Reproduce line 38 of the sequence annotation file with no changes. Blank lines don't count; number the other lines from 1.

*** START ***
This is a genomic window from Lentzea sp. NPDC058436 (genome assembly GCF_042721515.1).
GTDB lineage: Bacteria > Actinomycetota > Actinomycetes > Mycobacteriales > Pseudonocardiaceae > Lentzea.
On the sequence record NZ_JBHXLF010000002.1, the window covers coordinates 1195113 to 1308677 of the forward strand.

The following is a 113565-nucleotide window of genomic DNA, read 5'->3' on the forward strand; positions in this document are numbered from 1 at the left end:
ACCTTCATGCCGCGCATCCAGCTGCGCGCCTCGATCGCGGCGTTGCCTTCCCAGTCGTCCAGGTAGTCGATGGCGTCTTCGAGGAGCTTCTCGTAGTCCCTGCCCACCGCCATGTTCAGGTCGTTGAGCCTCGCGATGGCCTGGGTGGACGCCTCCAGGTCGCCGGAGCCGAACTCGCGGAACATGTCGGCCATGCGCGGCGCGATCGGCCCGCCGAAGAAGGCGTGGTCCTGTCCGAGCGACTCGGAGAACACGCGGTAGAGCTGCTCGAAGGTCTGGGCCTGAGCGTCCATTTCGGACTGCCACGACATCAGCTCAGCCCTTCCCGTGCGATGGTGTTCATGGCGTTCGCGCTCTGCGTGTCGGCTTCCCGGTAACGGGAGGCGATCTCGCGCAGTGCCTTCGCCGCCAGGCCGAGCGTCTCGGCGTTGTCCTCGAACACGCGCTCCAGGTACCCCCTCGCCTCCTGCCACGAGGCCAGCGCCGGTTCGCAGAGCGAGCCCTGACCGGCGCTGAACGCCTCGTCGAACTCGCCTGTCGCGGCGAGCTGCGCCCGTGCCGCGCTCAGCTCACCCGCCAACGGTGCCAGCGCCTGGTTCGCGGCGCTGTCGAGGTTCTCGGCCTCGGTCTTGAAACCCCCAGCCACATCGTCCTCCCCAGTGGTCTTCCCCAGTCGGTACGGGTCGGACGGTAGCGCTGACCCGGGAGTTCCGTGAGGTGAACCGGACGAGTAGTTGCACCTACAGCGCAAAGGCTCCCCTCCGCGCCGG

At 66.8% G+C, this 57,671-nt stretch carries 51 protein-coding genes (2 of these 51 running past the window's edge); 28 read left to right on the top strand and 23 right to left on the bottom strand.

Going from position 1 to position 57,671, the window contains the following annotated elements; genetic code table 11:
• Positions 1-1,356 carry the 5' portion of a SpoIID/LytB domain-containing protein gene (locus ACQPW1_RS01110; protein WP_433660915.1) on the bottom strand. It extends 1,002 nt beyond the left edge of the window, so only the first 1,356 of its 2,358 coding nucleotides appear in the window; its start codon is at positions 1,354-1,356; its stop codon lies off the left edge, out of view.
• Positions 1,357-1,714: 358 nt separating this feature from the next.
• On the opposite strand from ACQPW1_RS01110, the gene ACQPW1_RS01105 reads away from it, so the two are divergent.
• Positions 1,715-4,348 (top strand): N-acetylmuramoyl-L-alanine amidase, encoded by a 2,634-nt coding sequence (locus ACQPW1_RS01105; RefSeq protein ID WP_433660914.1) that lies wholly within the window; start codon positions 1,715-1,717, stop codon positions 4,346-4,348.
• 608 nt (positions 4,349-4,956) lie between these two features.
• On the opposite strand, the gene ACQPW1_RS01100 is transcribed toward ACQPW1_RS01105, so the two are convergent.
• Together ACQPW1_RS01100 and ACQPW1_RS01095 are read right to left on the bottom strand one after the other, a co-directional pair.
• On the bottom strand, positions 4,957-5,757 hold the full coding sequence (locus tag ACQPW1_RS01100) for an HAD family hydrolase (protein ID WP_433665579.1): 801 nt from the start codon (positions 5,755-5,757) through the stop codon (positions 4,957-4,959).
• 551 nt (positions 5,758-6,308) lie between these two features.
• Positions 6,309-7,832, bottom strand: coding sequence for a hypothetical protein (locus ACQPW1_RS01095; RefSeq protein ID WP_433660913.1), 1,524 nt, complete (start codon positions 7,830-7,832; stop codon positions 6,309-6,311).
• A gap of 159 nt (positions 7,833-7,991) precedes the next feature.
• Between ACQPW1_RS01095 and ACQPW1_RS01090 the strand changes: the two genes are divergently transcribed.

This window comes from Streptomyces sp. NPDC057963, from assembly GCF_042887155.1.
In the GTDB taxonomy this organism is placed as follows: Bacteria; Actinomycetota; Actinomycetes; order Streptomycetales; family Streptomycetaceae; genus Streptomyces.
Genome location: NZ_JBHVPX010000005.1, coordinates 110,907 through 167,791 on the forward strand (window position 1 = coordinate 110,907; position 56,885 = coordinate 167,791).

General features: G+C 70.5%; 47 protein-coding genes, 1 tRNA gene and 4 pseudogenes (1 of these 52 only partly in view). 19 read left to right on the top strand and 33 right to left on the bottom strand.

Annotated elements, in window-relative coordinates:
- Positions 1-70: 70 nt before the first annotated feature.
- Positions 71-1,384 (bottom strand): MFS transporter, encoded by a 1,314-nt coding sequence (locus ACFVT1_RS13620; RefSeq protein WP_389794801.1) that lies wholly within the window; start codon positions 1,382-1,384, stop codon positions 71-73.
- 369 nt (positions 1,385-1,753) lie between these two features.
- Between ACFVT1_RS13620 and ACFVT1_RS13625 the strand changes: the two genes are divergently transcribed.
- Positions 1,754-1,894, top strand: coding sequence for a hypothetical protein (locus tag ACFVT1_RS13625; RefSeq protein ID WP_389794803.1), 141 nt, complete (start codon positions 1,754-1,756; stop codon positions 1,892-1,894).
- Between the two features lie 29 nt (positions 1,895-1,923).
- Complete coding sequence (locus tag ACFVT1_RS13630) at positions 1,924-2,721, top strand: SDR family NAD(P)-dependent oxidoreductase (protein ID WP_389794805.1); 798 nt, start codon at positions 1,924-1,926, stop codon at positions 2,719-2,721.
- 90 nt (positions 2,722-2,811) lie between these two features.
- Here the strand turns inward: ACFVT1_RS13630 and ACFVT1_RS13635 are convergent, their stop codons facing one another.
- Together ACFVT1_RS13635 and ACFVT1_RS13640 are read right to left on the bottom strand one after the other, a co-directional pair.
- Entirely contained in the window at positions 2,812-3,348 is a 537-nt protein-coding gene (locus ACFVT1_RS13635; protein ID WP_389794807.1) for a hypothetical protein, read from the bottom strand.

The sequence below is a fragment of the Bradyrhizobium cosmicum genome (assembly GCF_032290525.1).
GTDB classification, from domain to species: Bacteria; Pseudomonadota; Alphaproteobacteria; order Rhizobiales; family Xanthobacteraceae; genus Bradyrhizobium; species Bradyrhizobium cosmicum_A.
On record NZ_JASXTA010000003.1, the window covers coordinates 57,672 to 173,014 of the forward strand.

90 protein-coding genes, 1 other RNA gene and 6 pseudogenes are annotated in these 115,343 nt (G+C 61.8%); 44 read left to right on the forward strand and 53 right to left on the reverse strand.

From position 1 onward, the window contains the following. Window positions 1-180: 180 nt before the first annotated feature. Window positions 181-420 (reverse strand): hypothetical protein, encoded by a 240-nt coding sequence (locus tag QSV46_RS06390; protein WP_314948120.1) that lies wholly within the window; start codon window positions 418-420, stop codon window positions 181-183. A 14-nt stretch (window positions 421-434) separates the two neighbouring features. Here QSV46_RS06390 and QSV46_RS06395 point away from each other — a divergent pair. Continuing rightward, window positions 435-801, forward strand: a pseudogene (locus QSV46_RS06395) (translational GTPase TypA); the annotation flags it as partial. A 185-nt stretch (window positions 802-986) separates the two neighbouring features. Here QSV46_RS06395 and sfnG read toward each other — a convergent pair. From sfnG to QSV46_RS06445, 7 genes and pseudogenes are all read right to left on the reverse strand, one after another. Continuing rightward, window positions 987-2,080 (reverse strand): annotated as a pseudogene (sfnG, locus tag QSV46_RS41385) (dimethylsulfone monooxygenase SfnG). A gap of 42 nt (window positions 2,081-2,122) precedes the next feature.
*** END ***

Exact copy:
On record NZ_JASXTA010000003.1, the window covers coordinates 57,672 to 173,014 of the forward strand.